Salkantay Trek - 2 days before Machu Picchu, and I can already see it!

Camping under the Machu Picchu

My legs were quite fatigued after logging massive kilometres from not only the Salkantay Trek, but also the grueling Alpamayo Trek that preceded it. But despite this, they were also stronger than ever from all that exercise. And now that I was without my backpack, I felt fast and free as a bird!

Hanga joined me by vehicle transportation, since she had fallen ill and couldn't do the Salkantay Trek with me. We got a very early start for Machu Picchu, leaving camp before 5 am! I was off and racing up the mountain with extra boost from my hiking poles.

We reached Machu Picchu just after 6 am, the opening time, joining a huge throng of excited tourists. It was still really cloudy and foggy out, like one of those Chinese style murals - really pretty, but we couldn't see anything in front of us! Still, it was really early and we were confident the fog would eventually burn up with the morning sun.

However, the fog persisted. And persisted... and then it started to rain. How frustrating... this was the only cloudy and rainy morning I experienced after 4 weeks of travelling in Peru - and it was on Machu Picchu day!
6 am - besides occasional glimpses, the fog and rain obscured the Machu Picchu all morning...
Our rain gear wasn't great, so we took refuge under a straw shelter, which soon got packed by other disappointed tourists. All I could do was stare angry and helplessly out from under the straw roof at the depressing rain.

Minutes turned to hours, and frustration snowballed inside me. Soon I was experiencing the worst first world problems of my life - I have been waiting to see Machu Picchu for what felt like all my life, and when the day finally came, I couldn't see a thing!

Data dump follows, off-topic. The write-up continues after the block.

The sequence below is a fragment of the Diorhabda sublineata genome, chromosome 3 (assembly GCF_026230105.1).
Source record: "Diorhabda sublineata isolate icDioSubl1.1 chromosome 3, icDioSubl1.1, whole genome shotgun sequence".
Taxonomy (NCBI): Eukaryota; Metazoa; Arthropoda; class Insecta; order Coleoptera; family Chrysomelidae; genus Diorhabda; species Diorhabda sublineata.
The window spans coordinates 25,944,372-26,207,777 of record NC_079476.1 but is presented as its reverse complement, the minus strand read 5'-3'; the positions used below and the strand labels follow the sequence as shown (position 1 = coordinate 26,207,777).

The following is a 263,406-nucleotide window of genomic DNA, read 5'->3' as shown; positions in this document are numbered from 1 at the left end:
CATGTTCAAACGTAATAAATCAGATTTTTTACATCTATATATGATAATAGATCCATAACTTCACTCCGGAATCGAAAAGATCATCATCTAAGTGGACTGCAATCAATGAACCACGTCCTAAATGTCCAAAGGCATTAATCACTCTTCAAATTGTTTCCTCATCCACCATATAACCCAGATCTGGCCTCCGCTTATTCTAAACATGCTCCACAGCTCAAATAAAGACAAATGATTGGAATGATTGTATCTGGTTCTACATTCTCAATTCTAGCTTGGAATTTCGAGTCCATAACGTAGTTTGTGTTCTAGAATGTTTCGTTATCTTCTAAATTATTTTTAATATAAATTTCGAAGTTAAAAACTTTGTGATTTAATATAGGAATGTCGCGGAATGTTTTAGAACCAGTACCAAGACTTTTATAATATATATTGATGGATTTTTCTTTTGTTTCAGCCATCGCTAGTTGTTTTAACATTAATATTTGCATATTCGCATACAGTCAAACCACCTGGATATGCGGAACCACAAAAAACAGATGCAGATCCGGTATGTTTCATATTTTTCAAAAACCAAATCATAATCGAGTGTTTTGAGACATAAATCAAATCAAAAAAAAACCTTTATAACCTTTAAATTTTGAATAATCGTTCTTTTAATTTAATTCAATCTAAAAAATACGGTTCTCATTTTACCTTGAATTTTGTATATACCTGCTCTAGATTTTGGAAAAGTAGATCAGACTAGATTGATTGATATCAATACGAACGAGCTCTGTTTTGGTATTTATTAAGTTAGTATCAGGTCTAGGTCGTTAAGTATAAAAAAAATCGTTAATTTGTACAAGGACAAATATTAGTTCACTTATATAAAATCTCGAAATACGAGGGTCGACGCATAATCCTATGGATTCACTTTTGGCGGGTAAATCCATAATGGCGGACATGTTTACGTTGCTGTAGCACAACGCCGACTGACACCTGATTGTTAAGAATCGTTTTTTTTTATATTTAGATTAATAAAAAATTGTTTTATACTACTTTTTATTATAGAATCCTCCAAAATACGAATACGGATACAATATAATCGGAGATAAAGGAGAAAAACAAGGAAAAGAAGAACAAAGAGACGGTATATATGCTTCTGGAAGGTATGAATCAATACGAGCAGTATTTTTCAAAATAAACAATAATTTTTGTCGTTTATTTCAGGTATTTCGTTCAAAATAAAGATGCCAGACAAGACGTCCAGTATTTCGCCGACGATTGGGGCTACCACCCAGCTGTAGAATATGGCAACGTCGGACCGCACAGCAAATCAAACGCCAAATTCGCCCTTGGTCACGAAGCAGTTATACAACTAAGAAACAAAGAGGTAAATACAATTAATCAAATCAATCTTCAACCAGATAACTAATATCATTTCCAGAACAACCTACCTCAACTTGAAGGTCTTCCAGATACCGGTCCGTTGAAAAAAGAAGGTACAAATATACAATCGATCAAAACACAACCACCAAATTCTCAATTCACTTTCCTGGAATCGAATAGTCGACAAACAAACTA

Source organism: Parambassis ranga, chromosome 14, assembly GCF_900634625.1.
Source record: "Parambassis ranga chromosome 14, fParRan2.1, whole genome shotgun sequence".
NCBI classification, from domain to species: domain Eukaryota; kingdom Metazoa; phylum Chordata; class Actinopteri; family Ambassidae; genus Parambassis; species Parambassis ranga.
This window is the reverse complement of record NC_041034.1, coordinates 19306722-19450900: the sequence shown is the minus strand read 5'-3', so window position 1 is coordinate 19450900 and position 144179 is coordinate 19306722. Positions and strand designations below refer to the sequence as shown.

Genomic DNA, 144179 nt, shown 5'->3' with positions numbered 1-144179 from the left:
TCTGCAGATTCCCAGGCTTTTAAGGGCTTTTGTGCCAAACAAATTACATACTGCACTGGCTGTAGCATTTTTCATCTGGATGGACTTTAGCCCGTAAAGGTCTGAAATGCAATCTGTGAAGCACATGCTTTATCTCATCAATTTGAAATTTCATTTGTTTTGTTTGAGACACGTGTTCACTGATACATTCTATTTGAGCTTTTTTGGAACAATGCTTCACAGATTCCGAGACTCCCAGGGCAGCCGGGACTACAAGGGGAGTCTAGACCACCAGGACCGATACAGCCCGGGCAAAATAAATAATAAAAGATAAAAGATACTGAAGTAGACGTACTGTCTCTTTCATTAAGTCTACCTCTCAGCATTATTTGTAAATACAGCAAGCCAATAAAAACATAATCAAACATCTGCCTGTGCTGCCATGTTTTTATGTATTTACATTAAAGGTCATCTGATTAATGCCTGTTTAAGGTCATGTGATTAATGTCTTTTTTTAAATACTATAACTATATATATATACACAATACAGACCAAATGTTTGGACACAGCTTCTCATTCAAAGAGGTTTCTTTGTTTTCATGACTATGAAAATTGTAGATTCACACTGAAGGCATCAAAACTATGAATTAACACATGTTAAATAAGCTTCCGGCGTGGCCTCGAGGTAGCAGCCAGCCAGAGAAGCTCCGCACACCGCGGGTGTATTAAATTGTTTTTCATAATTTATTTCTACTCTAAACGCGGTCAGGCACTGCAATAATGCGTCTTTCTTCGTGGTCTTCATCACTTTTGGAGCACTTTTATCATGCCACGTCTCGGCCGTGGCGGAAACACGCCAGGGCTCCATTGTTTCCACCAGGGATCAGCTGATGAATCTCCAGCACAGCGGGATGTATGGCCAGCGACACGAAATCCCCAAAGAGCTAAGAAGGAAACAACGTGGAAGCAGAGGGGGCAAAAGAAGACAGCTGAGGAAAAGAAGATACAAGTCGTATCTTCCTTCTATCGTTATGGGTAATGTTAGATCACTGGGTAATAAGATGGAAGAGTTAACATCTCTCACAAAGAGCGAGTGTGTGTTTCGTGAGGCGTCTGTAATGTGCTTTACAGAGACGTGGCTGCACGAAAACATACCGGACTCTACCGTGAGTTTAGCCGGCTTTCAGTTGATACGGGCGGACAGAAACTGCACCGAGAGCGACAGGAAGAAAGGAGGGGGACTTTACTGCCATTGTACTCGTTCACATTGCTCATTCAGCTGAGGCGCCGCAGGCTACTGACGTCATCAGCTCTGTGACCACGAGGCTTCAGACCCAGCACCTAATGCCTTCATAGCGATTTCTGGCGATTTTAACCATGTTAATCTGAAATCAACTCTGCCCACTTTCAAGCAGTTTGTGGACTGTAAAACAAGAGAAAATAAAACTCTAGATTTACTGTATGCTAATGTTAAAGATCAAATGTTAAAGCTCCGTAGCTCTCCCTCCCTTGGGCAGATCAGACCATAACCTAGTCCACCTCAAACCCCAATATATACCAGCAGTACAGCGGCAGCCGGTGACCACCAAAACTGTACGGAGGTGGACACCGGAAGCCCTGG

By 10 am, the rain was still falling and we still had seen nothing. And Hanga and I had an appointment we couldn't miss - we pre-booked access to climb Huayna Picchu Mountain. We felt we had nothing left to lose, so we forged out into the rain to the access gate for the mountain.

Fuelled by the frustration of 4 hours of hiding from the rain, I climbed furiously up the very steep mountain, passing by tired tourists. I summited in under an hour, and met what could be an amazing view, but was obscured by clouds.

11 am - at the summit of Huayna Picchu! But there's still nothing to see...
The fog is finally beginning to lift. We hold our breaths...
Suddenly though a patch of cloud lifted here, revealing a distant valley below. We decided to wait it out a bit. Slowly, patch by patch of the fog lifted, and the view came together slowly like a puzzle revealing itself. Hope began stirring within my loins...

Only a few fog patches are now obscuring Machu Picchu!

The fog finally completely lifted - all is revealed!
At long last, nearly 5 aching hours after we got here, Machu Picchu finally revealed itself to us, and it was truly an amazing sight to see - a one of a kind place on earth!
Watch my time lapse from this spot - click here

There are truly no words to describe Machu Picchu. Despite being very touristy and relatively expensive (~$85 CAD) for the budget of a long term backpacker, it's one of those places everybody should see in their lifetime regardless of who they are and where they come from. I felt touched to have witnessed such a miracle on earth and gratitude for finally having this experience I've sought for years.